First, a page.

India regrets Pakistan's 'Futile' decision to deny overflight clearance to President's plane

An aerial view of the airplane hub at the airport in Karachi, Pakistan. Photograph:( Reuters )

WION New Delhi Sep 07, 2019, 09.29 PM (IST) Written By: Anas Mallick , Sidhant Sibal

India has regretted Pakistan's "futile" decision of not allowing President Ram Nath Kovind's plane to use the country's airspace.

The President will be in Europe from September 9 to 17 and will visit Iceland, Switzerland and Slovenia. 

Ministry of External Affairs in a statement said, "To deny overflight clearance for the VVIP special flight which is otherwise granted routinely by any normal country. We call upon Pakistan to recognise the futility of such unilateral actions."

Pakistan rejected the Indian government's request for President Ram Nath Kovind's plane to use Pakistani airspace during his upcoming visit to Europe on back of ongoing India-Pakistan tensions.

"Indian government had asked Pakistan to use its airspace for its president's movement. Given the current situation we have decided not to give permission to India for this airspace usage, " Pak FM SM Qureshi said.

Pakistani government sources say Prime Minister Imran Khan had himself endorsed this decision to decline usage of Pakistani airspace for Indian President’s movement.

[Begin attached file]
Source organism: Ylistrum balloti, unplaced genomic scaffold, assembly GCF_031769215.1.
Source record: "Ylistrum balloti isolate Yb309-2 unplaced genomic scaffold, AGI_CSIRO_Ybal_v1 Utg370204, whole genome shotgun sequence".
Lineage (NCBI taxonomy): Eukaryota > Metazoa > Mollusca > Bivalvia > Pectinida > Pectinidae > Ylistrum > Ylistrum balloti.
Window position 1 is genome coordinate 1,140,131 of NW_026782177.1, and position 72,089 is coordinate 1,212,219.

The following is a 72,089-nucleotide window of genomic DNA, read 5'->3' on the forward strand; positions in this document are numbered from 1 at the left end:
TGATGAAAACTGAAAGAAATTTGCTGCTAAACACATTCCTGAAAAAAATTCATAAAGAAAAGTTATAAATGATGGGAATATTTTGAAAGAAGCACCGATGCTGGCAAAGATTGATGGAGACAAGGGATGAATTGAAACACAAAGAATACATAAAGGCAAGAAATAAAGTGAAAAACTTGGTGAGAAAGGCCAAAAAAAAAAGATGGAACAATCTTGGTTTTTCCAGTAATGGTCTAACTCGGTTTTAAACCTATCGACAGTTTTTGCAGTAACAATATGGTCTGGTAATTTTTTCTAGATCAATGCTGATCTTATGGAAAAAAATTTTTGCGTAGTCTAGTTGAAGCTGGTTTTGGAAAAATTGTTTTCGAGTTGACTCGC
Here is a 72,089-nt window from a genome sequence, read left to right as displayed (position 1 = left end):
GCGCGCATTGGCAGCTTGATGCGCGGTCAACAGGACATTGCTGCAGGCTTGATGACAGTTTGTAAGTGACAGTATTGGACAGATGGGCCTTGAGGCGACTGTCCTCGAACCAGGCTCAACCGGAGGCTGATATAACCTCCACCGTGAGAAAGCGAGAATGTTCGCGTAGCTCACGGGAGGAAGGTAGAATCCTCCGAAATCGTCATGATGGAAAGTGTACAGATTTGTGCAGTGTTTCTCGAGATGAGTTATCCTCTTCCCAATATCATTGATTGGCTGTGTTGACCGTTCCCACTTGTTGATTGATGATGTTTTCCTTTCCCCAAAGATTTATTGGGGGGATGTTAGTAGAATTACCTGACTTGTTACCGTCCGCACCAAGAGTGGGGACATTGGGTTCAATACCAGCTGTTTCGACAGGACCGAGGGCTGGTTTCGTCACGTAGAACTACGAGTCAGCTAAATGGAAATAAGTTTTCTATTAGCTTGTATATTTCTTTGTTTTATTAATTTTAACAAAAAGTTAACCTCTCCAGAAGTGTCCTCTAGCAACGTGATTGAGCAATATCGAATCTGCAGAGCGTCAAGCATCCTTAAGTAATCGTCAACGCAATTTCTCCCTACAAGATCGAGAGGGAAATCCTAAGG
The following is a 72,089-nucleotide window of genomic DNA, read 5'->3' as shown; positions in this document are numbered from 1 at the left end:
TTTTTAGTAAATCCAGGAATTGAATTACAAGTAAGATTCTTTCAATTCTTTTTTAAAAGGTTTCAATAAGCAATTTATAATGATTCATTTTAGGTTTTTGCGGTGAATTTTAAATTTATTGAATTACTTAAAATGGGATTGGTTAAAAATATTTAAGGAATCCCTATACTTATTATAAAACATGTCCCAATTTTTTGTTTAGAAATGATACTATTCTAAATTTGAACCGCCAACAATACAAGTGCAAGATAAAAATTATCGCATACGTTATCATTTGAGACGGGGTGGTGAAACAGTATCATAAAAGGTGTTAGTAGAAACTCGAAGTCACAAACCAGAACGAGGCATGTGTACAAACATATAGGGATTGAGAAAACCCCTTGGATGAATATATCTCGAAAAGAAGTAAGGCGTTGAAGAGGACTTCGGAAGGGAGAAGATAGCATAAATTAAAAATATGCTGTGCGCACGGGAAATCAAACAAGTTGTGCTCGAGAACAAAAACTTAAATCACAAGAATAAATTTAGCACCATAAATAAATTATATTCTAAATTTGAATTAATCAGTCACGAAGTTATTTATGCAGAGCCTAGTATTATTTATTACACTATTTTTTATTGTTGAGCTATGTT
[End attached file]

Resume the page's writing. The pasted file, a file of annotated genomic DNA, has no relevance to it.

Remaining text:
Interestingly, Qureshi announced it even before notifying the Indian government. Before every VVIP visit outside India, New Delhi requests the neighbouring country over which the plane passes for use of airspace. 

Last month India had requested Islamabad to grant the use of airspace for Prime minister Narendra Modi's visit to France which the country allowed despite the ongoing India-Pakistan tensions. This led to considerable political fallout in the country since on one hand, Imran Khan government was castigating India on its August 5 internal decision to remove a special status for the erstwhile state of Jammu and Kashmir and on the other hand allowing the use of airspace by Indian VVIPs. Pakistan government after a cabinet meeting had then announced that it is considering closing its airspace for India but airspace remains open and no decision has been taken regarding this.

Pakistan had closed its airspace on February 27 after India's counter-terror operation in Balakot on February 26 on the back of February 14th Pulwama attack that killed more than 40 Indian security personnel. The closure that lasted for more than four months had caused considerable problem globally especially to Afghans who could easily travel to India.

Closure of Pakistan airspace had affected around 600 flights that operate per day across India-Pakistan airspace boundary and these flights were re-routed Arabian sea airspace.

Story highlights

Ministry of External Affairs in a statement said, 'To deny overflight clearance for the VVIP special flight which is otherwise granted routinely by any normal country'. Adding, 'We call upon Pakistan to recognise the futility of such unilateral actions.'